Keys To Jags Game This Weekend

September 28, 2012 · By · Filed Under Football 

Jaguar Pat Moore closes in on Mississippi State quarterback Tyler Russell in the first quarter of the Jaguars 30-10 loss to the Bulldogs.

South Alabama has a tough challenge in their first Sun Belt game when they host Troy on Saturday. The Jags (1-3, 0-0 SBC) has dropped their last two games against formidable opponents NC State and Mississippi State is looking to rebound against in-state rival Troy (2-2, 1-1 SBC) while trying to win their first conference game.

There are a couple keys points that are expected to play a big role in how the game goes for the Jags.

The Jaguar defense versus the Troy offense. Troy’s Corey Robinson is the Sun Belt’s leading passer with an average of 321.5 passing yards per game which totals more than the Jaguar offense averages in total yards per game with 312. Additionally, Troy has three of the conference’s top 10 receivers in receptions with Chip Reeves also currently second place in the conference with an average of 90.2 yards receiving per game.

The Jaguar secondary has given up some big plays this season. They gave up touchdown passes of 58 yards (on a center screen), 23 and 34 yards to UTSA. NC State’s Mike Glennon had touchdown passes of 33 and 44-yards.

But the Jags secondary does have four interceptions on the season. Tyrell Pearson has two and Terrel Brigham and Bryson James have one each. Free Safety B.J. Scott is the team’s third leading tackler with 20, two quarterback hurries, a pass breakup and a tackle for loss.

The secondary numbers does not stop there. Brigham is fourth on the team in tackles, Pearson ranks fifth on the team in tackles and Darrius Morrow is eighth.

The Jags rank near the top in rushing defense.

The next key is the Jaguar offense against the Troy defense. Can the Jags move the ball consistently, get first downs and score from in the red zone?

Troy’s defense is allowing an average of 25.8 points per game, fifth in the conference, and rank seventh in the conference in total defense allowing an average of 431.8 yards per game.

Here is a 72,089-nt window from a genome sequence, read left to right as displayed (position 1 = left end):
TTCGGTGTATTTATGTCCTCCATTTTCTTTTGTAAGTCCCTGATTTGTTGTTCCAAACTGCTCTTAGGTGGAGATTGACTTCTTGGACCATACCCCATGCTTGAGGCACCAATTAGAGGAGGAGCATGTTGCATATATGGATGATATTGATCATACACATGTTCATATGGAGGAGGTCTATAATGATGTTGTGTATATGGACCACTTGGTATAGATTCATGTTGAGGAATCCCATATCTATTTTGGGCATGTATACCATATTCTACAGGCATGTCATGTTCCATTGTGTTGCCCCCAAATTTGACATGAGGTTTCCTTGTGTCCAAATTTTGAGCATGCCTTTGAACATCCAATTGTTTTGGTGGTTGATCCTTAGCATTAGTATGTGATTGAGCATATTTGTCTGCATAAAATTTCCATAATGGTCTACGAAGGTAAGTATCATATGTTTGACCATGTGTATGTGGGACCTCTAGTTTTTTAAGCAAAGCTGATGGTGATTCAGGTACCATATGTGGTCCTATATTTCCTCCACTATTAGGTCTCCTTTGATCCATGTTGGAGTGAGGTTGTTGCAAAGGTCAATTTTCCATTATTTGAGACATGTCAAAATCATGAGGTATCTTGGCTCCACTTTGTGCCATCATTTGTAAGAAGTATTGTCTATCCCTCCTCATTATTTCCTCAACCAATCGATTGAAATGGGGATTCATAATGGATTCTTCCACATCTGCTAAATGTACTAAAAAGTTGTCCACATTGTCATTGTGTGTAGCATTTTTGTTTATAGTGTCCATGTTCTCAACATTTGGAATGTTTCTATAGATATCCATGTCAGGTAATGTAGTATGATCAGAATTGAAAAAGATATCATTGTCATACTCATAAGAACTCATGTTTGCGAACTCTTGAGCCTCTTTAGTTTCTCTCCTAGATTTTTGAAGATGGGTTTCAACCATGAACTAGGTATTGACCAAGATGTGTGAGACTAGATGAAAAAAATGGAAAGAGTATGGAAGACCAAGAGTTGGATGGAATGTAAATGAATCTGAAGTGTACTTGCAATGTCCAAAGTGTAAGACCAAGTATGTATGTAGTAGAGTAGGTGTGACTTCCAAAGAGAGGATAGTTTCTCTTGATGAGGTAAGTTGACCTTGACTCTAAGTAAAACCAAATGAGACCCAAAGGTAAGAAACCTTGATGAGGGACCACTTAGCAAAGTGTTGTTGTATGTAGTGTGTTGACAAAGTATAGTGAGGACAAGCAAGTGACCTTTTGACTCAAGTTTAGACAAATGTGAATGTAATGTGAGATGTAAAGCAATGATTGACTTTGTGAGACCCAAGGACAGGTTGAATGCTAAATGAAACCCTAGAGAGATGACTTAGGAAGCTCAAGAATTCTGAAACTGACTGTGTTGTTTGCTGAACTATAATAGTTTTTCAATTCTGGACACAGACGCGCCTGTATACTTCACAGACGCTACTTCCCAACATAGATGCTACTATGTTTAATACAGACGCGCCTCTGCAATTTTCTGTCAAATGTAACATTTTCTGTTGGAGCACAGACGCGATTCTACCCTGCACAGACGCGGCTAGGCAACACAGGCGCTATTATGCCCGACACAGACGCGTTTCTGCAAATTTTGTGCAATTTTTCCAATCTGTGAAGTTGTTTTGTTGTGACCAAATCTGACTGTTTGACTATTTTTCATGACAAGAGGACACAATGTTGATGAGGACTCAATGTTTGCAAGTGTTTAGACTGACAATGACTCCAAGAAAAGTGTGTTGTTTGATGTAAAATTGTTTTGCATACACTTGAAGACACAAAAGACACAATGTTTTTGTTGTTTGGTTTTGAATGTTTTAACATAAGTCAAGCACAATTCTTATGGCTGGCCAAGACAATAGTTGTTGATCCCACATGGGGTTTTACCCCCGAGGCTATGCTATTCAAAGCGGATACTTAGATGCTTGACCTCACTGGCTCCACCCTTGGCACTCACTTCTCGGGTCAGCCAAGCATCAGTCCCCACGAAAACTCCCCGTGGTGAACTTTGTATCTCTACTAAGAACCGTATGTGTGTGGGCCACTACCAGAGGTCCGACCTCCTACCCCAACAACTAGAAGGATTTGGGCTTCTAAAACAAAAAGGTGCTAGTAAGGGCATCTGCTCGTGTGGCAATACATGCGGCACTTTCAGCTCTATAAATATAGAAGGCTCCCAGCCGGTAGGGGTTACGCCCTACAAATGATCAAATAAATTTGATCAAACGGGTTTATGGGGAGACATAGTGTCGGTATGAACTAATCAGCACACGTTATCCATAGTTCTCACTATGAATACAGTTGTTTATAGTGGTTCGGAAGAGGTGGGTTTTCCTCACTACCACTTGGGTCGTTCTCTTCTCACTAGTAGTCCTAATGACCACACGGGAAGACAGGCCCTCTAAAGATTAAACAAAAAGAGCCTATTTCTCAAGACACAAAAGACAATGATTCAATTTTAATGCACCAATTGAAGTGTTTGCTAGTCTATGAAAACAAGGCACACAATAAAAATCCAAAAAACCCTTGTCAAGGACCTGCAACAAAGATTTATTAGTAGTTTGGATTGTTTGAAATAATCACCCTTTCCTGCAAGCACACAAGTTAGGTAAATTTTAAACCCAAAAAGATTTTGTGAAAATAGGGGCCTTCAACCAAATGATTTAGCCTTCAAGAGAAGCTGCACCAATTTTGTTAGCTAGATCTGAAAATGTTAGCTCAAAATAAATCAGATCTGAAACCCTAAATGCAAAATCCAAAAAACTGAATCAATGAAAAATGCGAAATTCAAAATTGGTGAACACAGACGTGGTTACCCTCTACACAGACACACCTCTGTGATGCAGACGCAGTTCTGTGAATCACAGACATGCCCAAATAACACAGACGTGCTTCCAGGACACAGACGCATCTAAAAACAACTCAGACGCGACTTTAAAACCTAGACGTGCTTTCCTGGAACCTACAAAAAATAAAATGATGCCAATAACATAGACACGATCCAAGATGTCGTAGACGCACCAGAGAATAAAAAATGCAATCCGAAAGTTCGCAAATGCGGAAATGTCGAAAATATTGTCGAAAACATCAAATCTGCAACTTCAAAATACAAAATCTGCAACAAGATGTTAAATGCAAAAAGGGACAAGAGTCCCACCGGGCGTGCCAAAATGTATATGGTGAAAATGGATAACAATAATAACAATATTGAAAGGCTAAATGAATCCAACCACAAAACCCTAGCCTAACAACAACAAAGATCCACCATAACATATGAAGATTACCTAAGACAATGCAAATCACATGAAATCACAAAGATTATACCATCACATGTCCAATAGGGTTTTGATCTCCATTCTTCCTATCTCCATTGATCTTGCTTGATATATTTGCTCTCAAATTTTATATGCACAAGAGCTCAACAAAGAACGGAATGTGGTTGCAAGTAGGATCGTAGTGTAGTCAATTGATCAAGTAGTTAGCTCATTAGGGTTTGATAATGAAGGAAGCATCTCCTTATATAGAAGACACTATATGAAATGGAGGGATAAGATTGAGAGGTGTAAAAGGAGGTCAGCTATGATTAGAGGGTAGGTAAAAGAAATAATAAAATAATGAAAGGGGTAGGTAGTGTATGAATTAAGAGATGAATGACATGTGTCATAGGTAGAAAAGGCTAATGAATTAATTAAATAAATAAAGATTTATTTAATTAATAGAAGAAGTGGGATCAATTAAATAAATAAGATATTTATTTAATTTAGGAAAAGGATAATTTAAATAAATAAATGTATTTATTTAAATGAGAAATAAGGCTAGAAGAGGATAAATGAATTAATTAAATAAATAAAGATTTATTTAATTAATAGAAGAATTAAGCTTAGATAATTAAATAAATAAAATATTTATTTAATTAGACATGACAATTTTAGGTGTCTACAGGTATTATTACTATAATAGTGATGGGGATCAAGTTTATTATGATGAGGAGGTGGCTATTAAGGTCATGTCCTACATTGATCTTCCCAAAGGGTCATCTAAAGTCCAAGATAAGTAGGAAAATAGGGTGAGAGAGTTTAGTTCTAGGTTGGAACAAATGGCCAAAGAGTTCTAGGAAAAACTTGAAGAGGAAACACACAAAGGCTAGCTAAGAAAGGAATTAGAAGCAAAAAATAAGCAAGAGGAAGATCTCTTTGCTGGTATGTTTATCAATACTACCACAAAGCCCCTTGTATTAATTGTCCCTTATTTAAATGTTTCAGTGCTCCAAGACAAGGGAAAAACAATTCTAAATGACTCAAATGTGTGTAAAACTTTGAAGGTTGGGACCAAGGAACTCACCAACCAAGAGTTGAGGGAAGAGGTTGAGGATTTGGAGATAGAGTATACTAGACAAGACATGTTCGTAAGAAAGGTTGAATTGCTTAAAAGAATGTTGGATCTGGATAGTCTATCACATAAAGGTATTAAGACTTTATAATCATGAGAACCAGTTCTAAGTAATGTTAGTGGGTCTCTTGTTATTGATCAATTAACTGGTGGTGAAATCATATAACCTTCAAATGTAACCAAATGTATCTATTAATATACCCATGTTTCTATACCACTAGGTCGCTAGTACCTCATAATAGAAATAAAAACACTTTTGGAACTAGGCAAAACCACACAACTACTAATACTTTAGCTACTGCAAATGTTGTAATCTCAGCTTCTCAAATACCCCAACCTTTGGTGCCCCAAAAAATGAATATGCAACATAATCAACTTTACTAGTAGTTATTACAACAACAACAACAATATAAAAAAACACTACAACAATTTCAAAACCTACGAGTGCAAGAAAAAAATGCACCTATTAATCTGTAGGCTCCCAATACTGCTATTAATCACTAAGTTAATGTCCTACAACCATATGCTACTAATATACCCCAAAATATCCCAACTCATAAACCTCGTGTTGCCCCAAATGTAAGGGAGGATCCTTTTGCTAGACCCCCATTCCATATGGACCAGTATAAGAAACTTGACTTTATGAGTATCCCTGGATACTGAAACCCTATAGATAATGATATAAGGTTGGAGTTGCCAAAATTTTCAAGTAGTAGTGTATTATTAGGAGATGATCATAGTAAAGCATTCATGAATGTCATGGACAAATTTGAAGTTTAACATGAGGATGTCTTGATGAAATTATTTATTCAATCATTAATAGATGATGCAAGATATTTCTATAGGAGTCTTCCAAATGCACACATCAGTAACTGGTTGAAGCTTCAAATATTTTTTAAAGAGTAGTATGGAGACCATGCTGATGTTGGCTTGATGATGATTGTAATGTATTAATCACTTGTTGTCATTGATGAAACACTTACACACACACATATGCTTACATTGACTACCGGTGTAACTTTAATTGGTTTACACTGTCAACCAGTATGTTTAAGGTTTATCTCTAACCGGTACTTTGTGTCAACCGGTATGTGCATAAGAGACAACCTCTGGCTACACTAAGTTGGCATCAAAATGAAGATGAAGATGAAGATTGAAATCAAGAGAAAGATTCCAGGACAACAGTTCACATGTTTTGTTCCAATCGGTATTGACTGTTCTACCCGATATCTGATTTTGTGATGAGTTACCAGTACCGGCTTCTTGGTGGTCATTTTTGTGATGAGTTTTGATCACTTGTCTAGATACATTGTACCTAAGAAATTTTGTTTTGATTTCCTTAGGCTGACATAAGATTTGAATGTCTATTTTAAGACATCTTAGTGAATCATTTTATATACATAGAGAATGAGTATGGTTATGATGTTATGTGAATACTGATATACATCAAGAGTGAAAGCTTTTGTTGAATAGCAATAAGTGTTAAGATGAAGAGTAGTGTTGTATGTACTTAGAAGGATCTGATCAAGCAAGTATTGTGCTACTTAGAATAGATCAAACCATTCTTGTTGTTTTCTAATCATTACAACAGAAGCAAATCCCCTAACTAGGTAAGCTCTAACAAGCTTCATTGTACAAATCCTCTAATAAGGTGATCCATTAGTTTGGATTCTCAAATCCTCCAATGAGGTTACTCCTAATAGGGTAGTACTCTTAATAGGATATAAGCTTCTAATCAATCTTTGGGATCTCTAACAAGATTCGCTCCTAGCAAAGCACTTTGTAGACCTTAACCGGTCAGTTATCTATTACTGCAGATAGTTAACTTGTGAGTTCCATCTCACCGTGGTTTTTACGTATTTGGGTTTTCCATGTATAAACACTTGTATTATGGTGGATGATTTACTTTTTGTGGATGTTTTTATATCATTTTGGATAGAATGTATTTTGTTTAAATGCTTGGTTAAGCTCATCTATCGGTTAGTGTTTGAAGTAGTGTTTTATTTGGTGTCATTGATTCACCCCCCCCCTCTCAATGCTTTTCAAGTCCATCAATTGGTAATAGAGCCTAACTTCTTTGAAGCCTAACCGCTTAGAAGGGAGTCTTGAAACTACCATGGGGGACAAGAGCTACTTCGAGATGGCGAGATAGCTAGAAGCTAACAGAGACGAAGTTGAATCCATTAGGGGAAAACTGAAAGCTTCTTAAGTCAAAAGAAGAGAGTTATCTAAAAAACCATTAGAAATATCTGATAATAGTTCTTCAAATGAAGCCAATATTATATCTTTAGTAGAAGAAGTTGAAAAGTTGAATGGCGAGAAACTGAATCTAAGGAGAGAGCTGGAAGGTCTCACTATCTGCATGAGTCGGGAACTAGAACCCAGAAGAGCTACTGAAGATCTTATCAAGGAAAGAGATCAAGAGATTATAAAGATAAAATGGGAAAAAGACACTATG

Their passing defense is in the middle of the pack, ranking fifth, with an average of 244 yards per game. While the Troy rush defense ranks eighth with 187.8 yards per game.

South Alabama has been rotating between two quarterbacks in their first four games. Coach Jones has declined to comment about who may be the starter or if the Jags will continue to rotate quarterbacks against Troy. But the Jaguars spread offense has shown, at times, that they can move the ball in large chunks in rapid succession. Now that they are facing a defense with a history of giving up lots of yards and more than 20 points per game, the Jags have a chance to put up some good numbers.

The Jags offensive line played very well against Mississippi State, a team with a huge defensive line. They had problems against NC State but seem to have corrected them. Their blocking scheme seems to have started clicking and couldn’t have come at a better time. If they can handle any new wrinkles introduced this week by Troy’s scheme, they should be okay.

The final key is turnovers. This has been a major factor for the Jags and the Trojans as well. South Alabama ranks dead last in the conference with  -7 in turnovers, losing seven fumbles and five interceptions while gaining one fumble and four interceptions. Troy is only very slightly better with a ninth place ranking in the conference with a -6 in turnovers by losing six fumbles and four interceptions and gaining three fumbles and one interception.

Those Jaguar turnovers are magnified because the opponents have converted those turnovers into points. All four turnovers against UTSA were turned into points in their 33-31 loss to the Roadrunners.

We don’t have to repeat the saying, but it’s true more times than not: Whoever wins the turnover margin will be in a good position to win the game. But when you have two teams who are turnover prone, it may be a “slippery” subject.


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